Skin-deep Waste II

img_0837.JPGYesterday we talked about how the desire for flawless produce leads to much waste. Pushing the issue further, who’s to blame for this desire?

While Wayne Roberts’ article impugned food magazines, I’d also blame most supermarkets, especially Whole Foods. Most retailers make a point of having bountiful, beautiful displays. Doing so means throwing out imperfect, nonuniform produce.

As Whole Foods’ Web site states, some produce doesn’t make it onto its sales floor:

Our buyers around the country are very discerning about what they purchase, scouring the land for the very best products and sometimes turning away shipments at the door that are undersized or lacking in flavor.

img_0831.JPGOf the produce that is stocked, employees pull an abundance of slightly imperfect produce from the sales floor. Whole Foods’ site refers to “rapid inventory turns,” which means plenty of culling in addition to selling. In the best cases, as in these pictures, the culled items are donated to food recovery groups. Yet, these non-profits are not as widespread as Whole Foods’ stores.

In “Food Porn,” a Forbes article on Whole Foods’ tempting of shoppers, Whole Foods’ co-President Walter Robb describes the stores’ layout: 

“It’s a very visual style,” says Walter Robb, co-president, who runs the western half of the U.S. “More than half of shopping decisions are made on impulse. When you shop, we engage your senses. We want to romance the food.”

The quest for perfect produce doesn’t just come from grocery stores. There is a chain of culpability that explains crops of a certain shape, size and appearance. Farmers are reacting to wholesalers who are reacting to supermarket buyers who are reacting to your perceived demands. Did you know you, the consumer, held so much power? Use it wisely.  

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One Comment

  1. Aggie Stachura
    Posted December 19, 2007 at 12:05 pm | Permalink

    Jonathan,

    Terrific blog! I’ve been happily reading and following links, and scribbling the names of all the websites your posts have been introducing me to.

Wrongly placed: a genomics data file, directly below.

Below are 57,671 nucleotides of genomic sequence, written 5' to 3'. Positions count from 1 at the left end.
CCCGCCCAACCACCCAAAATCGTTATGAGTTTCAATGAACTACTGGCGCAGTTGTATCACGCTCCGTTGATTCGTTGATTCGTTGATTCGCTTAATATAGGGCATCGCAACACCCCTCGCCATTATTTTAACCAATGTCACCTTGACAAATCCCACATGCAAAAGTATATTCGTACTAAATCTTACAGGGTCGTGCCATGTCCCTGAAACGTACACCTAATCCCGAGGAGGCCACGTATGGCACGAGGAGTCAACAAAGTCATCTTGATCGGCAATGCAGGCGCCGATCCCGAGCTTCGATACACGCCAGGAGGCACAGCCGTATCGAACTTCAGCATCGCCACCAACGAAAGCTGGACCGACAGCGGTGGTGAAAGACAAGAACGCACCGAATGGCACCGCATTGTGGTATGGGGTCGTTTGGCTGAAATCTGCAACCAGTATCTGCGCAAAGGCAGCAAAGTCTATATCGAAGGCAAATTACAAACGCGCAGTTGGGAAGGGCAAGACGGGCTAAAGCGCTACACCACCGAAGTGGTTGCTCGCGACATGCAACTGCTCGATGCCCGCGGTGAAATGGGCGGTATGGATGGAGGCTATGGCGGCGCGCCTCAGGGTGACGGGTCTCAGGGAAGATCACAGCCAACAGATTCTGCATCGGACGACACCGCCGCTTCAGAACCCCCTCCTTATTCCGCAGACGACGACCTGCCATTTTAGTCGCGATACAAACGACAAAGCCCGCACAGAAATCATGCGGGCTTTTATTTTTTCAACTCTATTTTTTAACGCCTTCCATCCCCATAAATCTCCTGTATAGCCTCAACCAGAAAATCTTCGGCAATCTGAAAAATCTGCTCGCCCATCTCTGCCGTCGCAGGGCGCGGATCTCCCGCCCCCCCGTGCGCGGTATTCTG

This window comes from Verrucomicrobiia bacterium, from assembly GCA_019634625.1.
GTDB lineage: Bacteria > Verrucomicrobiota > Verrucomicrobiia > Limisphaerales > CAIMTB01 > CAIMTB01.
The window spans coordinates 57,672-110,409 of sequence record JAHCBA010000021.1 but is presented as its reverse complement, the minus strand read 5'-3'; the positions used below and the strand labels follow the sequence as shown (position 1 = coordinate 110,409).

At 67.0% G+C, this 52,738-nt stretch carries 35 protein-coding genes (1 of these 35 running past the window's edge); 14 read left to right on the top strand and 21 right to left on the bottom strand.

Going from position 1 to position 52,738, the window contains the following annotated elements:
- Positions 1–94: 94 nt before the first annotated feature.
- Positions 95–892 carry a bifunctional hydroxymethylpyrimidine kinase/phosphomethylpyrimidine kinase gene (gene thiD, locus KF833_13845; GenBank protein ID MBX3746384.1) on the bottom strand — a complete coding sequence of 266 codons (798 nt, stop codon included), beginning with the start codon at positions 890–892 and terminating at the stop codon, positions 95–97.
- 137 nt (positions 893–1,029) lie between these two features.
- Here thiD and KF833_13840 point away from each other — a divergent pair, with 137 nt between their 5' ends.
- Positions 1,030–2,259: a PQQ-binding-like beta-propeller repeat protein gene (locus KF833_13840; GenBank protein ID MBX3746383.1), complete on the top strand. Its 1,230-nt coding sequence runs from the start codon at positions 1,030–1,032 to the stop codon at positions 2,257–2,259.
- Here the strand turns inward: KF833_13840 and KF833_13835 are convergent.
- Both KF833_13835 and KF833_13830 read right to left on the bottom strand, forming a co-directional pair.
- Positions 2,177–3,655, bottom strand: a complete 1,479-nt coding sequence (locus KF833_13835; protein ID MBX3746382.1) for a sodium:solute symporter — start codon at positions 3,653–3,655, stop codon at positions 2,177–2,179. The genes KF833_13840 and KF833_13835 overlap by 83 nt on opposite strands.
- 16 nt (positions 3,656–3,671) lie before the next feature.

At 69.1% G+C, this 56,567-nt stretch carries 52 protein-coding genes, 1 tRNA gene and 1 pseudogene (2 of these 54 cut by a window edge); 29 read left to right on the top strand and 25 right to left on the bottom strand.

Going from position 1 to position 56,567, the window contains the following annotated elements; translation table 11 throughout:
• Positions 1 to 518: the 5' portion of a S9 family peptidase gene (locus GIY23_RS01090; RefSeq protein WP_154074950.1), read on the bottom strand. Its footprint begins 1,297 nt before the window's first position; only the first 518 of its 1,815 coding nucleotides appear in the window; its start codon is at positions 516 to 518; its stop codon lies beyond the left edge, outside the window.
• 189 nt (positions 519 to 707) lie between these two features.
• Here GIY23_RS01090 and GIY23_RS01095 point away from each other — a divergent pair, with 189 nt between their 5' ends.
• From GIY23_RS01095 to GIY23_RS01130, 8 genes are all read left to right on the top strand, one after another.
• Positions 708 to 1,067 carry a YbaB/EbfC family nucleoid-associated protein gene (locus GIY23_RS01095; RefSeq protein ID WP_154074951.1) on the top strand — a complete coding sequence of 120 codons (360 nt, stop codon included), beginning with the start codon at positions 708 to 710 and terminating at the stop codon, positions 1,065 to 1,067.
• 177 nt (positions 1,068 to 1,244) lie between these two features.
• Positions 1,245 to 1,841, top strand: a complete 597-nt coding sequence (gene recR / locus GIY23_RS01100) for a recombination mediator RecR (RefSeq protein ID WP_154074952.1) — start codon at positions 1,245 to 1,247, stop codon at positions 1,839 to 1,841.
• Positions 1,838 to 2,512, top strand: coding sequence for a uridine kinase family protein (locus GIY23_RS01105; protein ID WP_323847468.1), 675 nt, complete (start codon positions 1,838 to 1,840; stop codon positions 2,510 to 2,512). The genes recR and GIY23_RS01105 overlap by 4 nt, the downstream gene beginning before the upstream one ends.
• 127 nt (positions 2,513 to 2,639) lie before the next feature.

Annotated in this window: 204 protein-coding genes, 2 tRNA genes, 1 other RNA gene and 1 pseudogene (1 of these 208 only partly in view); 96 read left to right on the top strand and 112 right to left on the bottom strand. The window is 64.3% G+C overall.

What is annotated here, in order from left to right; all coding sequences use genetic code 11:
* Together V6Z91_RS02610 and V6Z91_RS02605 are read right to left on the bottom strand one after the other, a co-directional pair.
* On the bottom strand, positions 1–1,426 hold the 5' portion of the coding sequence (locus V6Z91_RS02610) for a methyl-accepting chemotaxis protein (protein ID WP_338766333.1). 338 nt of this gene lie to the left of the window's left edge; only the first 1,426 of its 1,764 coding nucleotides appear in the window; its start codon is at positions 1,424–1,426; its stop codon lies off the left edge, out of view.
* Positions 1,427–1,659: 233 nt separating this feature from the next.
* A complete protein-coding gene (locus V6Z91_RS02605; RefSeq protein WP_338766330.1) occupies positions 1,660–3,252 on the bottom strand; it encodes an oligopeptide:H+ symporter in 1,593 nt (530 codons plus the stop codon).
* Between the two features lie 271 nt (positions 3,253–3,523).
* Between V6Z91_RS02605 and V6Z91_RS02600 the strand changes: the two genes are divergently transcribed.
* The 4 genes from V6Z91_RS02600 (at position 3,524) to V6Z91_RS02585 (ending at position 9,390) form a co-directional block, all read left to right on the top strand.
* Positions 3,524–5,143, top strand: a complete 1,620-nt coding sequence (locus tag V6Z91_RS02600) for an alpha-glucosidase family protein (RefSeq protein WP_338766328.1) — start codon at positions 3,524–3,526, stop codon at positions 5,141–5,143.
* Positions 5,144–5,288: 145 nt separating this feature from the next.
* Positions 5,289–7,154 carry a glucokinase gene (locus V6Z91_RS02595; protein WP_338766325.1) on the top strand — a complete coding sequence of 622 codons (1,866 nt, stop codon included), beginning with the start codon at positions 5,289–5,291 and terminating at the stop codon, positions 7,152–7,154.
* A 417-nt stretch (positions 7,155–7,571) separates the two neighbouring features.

As a former employee of Whole Foods, I wanted to add my 2 cents’ worth to this particular post. When I first started working for the company, many years ago, a thoughtful ’25 cent per pound’ program allowed employees to take home imperfect or blemished produce. Not only did this program help provide healthy fruits and vegetables to employees, but it helped Whole Foods to ‘walk its talk’. As the years passed, however, this program, as well as the policy of allowing employees to take home day old bakery products at the end of the night, was disbanded. Now, not even leftover food from the hot bar is allowed to leave the store. One of the reasons I left Whole Foods was because of this fundamental disconnect between its loudly espoused environmentalism, and the blatant and disgusting waste I saw daily. Each morning, bakery employees would take cartloads of leftover bread, pastries, and cakes, and toss them into the dumpster. I was reprimanded for taking the time to remove the packaging and at least composting the edible parts. I watched produce employees regularly dump cartloads of cut fruit and vegetables into the dumpster–too lazy or too busy to even roll their carts down the hall to the compost bin. Complaining, bringing the behavior to the attention of managers, attempting to educate employees–got me nowhere. Just thinking about it now makes me fume. To me, the hypocrisy is fundamentally worse than the waste–after all, ignorance can be alleviated with education, but what can you do in the face of laziness and an intractable addiction to the bottom line?

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